Three meaningful NFL statistics (and one meaningless)
Now that every team is at the halfway point of the 2011 NFL season (six teams have played nine games), a look at certain statistical categories is telling – some significant, and some meaningless in a good way – especially for the Seahawks.
What I love about football is that some things can’t be explained.
Statistics don’t explain how the (5-2) New Orleans Saints, coming off a 62-7 drubbing of the Indianapolis Colts, get beaten by the (0-6) St. Louis Rams the following week. They don’t explain how Tim Tebow (arguably the least technically sound quarterback in league history) finds a way to win games on the road against the Oakland Raiders and the Miami Dolphins.
They don’t explain how Alex Smith has transformed himself from a No. 1 draft bust into a winning quarterback in San Francisco. They don’t explain how a 6-4, 220-pound cornerback from the Canadian Football League can find his place on an NFL team in his 7th year as a professional (Brandon Browner).
But every once in a while the nerd in me comes out.
I looked at four different statistical categories over the past five years. Here’s what I found out about the best five teams and the worst five teams in the following categories: 3rd down percentage (offense), sacks, penalties, and turnover ratio.
3rd down percentage
It may come as no surprise that Peyton Manning’s Colts have dominated this category over the past five years. The Colts were No. 1 in 3rd down percentage four of the last five years. It’s also not too surprising that the Manning-less Colts are ranked 21st this year. The top five teams on 3rd down have a 55-25 record, while the bottom five teams are 25-55. I love when it works out like that – a perfect mirror opposite.
Translation: The top five teams in 3rd down conversions win 11 games per year and the bottom five teams win five games per year. The Seahawks are 28th this year, putting them in that five win range at this rate.
During the Seahawks’ stretch of playoff appearances from 2003-07, their defense was ranked in the top 10 in sacks four of those five years. In 2005 when they went 13-3 and earned a trip to the Super Bowl, they were No. 1 in sacks with 50.
Over the past five years, teams that were in the top five in sacks went 53-27, and the bottom five teams went 27-53. Again, a mirror opposite.
Translation: When you’re sacking the quarterback you’re winning football games. Sacks are huge plays that put offenses in predictable situations. This year the Hawks are No. 29 in sacks with 13.
Here’s a statistic that is entirely meaningless over the past five years but comforting to young teams who are prone to mistakes (and Raiders fans).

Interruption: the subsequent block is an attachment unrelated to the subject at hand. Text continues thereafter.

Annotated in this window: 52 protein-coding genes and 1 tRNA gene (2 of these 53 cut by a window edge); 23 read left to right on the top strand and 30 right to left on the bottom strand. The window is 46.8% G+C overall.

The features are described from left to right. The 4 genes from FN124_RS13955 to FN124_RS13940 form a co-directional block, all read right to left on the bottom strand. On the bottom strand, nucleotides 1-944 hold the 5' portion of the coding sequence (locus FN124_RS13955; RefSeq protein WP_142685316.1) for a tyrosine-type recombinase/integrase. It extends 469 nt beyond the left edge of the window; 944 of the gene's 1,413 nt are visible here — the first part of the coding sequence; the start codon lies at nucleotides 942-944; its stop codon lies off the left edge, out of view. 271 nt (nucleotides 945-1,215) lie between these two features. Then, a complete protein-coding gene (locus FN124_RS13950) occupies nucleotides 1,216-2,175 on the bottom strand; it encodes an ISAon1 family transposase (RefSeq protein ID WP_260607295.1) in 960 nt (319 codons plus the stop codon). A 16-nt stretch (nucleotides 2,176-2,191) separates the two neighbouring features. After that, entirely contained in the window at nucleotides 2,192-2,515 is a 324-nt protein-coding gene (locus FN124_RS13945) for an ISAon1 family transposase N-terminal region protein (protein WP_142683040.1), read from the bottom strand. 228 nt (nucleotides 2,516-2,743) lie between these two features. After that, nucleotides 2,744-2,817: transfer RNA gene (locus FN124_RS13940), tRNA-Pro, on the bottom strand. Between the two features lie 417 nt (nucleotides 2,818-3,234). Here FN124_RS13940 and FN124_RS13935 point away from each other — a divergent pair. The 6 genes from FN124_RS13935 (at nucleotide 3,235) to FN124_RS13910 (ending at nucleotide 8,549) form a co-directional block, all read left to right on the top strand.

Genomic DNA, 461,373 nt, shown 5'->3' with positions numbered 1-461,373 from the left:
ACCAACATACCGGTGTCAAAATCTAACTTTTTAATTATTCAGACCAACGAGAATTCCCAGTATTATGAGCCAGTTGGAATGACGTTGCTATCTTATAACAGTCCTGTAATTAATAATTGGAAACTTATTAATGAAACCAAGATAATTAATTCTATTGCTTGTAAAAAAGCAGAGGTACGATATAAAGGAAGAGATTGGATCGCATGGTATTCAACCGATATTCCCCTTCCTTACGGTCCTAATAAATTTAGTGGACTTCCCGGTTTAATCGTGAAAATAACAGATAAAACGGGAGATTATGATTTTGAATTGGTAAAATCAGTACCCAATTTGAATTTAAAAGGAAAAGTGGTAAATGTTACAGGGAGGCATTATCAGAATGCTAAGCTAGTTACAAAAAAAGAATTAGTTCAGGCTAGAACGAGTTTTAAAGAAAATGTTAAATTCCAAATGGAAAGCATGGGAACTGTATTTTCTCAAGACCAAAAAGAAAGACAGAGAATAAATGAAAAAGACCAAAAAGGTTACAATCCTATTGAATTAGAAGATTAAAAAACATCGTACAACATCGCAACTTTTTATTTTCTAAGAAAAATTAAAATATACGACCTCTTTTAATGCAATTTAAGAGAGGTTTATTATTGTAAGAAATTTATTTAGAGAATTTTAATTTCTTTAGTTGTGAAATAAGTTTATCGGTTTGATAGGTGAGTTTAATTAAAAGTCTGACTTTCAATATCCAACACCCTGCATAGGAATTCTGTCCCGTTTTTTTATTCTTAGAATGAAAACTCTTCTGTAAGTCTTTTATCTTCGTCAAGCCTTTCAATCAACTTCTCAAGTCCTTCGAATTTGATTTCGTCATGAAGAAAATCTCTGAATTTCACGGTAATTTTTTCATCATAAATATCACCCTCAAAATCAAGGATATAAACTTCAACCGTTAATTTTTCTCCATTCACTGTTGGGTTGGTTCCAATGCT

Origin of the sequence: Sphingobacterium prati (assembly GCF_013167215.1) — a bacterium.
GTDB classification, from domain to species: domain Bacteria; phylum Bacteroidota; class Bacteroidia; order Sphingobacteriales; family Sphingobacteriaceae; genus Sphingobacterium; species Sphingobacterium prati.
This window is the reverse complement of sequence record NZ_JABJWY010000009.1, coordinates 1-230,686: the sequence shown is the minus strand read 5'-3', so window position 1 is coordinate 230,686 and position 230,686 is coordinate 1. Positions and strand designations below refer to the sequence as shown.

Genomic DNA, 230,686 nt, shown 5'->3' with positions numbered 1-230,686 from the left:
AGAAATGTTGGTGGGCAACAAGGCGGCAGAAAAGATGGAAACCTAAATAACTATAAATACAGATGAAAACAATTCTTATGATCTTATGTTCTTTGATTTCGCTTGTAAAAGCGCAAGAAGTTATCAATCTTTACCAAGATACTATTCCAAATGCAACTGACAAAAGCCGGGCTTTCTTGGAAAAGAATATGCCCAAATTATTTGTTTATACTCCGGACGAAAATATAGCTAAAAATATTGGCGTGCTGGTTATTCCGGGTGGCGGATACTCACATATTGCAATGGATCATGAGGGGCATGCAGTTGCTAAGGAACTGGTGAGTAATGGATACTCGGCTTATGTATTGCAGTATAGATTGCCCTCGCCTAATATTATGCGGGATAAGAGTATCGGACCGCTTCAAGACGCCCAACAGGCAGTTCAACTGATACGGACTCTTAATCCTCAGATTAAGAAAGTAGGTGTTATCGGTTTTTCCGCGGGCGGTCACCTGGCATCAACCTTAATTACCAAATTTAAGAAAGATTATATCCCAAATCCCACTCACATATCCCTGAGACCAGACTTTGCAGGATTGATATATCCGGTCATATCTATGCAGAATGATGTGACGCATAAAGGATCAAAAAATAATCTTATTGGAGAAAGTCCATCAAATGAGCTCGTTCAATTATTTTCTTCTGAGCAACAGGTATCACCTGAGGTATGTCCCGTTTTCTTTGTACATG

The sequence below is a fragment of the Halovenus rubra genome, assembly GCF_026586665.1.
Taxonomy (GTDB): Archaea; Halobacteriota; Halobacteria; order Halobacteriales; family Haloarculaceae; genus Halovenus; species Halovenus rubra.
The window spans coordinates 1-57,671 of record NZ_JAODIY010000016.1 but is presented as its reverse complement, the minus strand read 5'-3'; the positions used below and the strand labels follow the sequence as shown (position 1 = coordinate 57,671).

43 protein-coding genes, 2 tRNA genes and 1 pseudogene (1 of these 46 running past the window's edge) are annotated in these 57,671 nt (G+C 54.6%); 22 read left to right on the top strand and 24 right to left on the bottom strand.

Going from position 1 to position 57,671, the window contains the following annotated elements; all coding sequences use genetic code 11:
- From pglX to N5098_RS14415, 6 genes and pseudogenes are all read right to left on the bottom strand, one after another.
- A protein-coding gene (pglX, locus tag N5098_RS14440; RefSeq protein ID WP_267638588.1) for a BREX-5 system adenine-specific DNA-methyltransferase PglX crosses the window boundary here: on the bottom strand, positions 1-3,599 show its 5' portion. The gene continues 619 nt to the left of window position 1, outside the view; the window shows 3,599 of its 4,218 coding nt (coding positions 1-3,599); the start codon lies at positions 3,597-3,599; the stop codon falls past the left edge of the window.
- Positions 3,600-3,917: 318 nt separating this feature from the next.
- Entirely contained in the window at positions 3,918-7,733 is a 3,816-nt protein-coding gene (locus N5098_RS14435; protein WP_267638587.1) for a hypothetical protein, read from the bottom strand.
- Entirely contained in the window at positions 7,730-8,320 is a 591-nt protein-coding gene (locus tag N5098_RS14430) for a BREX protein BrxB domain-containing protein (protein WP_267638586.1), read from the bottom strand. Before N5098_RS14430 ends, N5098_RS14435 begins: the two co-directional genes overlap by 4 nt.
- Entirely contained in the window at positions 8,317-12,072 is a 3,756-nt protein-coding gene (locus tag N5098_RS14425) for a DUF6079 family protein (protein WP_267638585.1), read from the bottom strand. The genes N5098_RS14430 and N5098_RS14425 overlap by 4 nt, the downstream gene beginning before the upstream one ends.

Believe it or not, highly penalized teams can still be successful. In 2009, three of the five most penalized teams went 11-5 (Dallas, Green Bay and Philadelphia), and the 2008 Titans had the 4th most penalties in the league and went 13-3. Collectively, the five most penalized teams went 42-38 and the five least penalized teams went 44-36. Nothing significant there unless you’re a fan of the young Seattle Seahawks who are currently the 2nd-most penalized team in the NFL with 70.
The Grand Daddy of them all. The difference between the interceptions and fumbles you give away versus the ones you get is the most telling statistic in football.
Every year there are a few anomalies – this year the (6-3) New Orleans Saints are -6 and the (6-3) Pittsburgh Steelers are -11 (worst in the league), but eventually negative turnover ratio will catch up with them.
The 2010 San Diego Chargers are a classic case of that. The ‘Bolts had the No. 1 offense AND the No. 1 defense in the NFL but went 9-7 and missed the playoffs because of a -6 turnover ratio.
The long and short of it is that if you are in the top five in turnover ratio, you can expect 11 or 12 wins. And if you’re in the bottom five, you’ll finish the year with four or five wins. Of the 25 teams in the top five in turnover ratio from 2006-2010, 23 have gone to the playoffs. Being a top-five turnover ratio team gets you a trip to the playoffs 92 percent of the time.
The 2011 Seattle Seahawks are not in the bottom five, but they do have a -5 turnover ratio.
While I was a financial adviser at Merrill Lynch, I was trained to say the same words I’m about to write: “Past performance is no guarantee of future results” – sound advice for any investor or football fan.